Guillermo Cespedes, director of Los Angeles' Office of Gang Reduction and Youth Development, will leave his job on Thursday for a new position with Creative Associates International, an organization that works to reduce violence and improve education programs in Central America.
For the past four years, Cespedes fought gang violence in L.A. with innovative programs that included using ex-cons to convince gangsters and wannabes to take another path. The strategy has contributed to an historic drop in crime.
Related: A conversation with LA’s outgoing anti-gang czar Guillermo Cespedes
"When a community feels threatened, the typical response is to use handcuffs and arrest people," said Cespedes in a statement released by his new employer. "Unfortunately, it didn't work in Los Angeles. In fact, it only strengthened gang identity and membership.”
Creative Associates was interested in Cespedes' track record of success.
"His proven experience and holistic vision will greatly assist communities in Central America and elsewhere that want to live in peace," said CEO Charito Kruvant.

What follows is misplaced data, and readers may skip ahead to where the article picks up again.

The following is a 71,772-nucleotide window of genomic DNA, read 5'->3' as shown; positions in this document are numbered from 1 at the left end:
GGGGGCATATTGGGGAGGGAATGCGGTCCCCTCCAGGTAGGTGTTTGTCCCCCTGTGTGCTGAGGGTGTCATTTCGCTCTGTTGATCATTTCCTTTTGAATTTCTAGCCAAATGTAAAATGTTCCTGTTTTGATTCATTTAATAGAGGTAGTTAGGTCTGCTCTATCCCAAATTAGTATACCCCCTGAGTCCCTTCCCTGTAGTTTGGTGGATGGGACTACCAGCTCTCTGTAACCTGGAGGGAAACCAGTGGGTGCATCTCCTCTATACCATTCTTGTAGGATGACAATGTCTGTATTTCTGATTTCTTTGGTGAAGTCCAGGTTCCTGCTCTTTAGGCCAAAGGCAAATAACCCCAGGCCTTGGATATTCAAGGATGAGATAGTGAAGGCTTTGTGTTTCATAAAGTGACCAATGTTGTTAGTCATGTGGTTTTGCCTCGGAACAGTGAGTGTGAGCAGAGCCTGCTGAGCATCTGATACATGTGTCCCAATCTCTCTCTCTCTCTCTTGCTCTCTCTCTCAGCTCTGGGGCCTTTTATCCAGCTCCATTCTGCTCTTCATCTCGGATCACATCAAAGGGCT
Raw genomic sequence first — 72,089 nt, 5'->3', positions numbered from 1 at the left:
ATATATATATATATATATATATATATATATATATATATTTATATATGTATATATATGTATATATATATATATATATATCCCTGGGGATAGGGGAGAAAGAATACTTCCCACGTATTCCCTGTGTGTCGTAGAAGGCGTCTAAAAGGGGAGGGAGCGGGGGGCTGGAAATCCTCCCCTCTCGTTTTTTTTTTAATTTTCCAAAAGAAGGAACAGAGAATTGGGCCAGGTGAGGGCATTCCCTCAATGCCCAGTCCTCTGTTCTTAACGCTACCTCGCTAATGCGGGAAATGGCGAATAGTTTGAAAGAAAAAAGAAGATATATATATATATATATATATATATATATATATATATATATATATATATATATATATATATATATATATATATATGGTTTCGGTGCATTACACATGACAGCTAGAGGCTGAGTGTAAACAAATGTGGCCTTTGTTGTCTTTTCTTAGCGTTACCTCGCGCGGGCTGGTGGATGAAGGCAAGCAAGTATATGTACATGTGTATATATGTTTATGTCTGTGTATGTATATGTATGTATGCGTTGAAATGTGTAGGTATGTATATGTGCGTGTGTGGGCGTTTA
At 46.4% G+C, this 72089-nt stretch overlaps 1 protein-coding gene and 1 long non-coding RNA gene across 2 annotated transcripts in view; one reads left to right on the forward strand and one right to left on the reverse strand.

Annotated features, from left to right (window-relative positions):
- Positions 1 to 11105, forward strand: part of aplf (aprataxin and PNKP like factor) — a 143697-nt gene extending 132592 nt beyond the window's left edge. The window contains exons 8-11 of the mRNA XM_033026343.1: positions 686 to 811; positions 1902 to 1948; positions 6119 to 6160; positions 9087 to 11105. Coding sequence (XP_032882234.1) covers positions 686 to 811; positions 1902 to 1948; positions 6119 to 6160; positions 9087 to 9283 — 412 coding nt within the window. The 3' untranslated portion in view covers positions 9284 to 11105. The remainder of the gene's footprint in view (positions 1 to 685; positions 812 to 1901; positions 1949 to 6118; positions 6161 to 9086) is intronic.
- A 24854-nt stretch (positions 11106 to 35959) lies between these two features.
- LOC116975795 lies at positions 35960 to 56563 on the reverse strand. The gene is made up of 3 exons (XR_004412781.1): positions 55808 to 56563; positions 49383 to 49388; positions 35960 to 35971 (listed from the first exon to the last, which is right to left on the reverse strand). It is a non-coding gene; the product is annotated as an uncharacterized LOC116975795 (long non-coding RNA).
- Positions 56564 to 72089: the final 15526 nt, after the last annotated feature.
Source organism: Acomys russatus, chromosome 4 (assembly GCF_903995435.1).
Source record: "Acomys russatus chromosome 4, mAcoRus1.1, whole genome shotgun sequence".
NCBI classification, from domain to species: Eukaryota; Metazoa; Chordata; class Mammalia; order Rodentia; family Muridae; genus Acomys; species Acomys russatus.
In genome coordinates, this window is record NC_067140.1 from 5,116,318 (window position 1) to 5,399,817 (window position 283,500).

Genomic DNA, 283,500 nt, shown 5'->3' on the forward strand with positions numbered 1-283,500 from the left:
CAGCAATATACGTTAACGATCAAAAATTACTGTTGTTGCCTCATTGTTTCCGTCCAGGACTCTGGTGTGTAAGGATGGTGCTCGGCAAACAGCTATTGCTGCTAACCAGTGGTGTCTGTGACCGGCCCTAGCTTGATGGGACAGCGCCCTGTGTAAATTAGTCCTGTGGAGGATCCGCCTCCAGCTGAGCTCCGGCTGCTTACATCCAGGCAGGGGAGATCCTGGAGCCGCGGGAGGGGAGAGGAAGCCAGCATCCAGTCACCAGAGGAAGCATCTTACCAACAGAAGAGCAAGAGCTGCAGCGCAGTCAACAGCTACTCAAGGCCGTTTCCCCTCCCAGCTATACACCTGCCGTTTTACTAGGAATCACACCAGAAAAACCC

For more than a year, Cespedes has been traveling to El Salvador and Honduras to observe how gangs native to Los Angeles have migrated south as a result of deportations. Mara Salvatrucha and its rival 18th Street gang have strong footholds in Honduras and El Salvador.
"Los Angeles and Central America are tied together at the hip, so it is a logical step for me,” said Cespedes.
Under his leadership, gang intervention workers in L.A. have played a key role in preventing retaliation shootings by rushing to crime scenes and calming rivals. Prevention workers have concentrated their efforts in the most violent neighborhoods and worked with police, schools and community organizations to provide services to young people and thwart their recruitment into gangs.
His efforts have won praise from Mayor Eric Garcetti and LAPD Chief Charlie Beck.
Cespedes, a native of Cuba who grew up in the United States, has spent much of his career administering community service programs. Former L.A. Mayor Antonio Villaraigosa hired him in 2009, after Cespedes’ Summer of Success program curbed gang violence in Baldwin Village.
He attended Sacred Heart University and Columbia University and is married to longtime L.A. radio host Dominique DiPrima, who currently hosts The Front Page on KJLH 102.3 FM.
Cespedes will be on AirTalk Thursday at 11 a.m.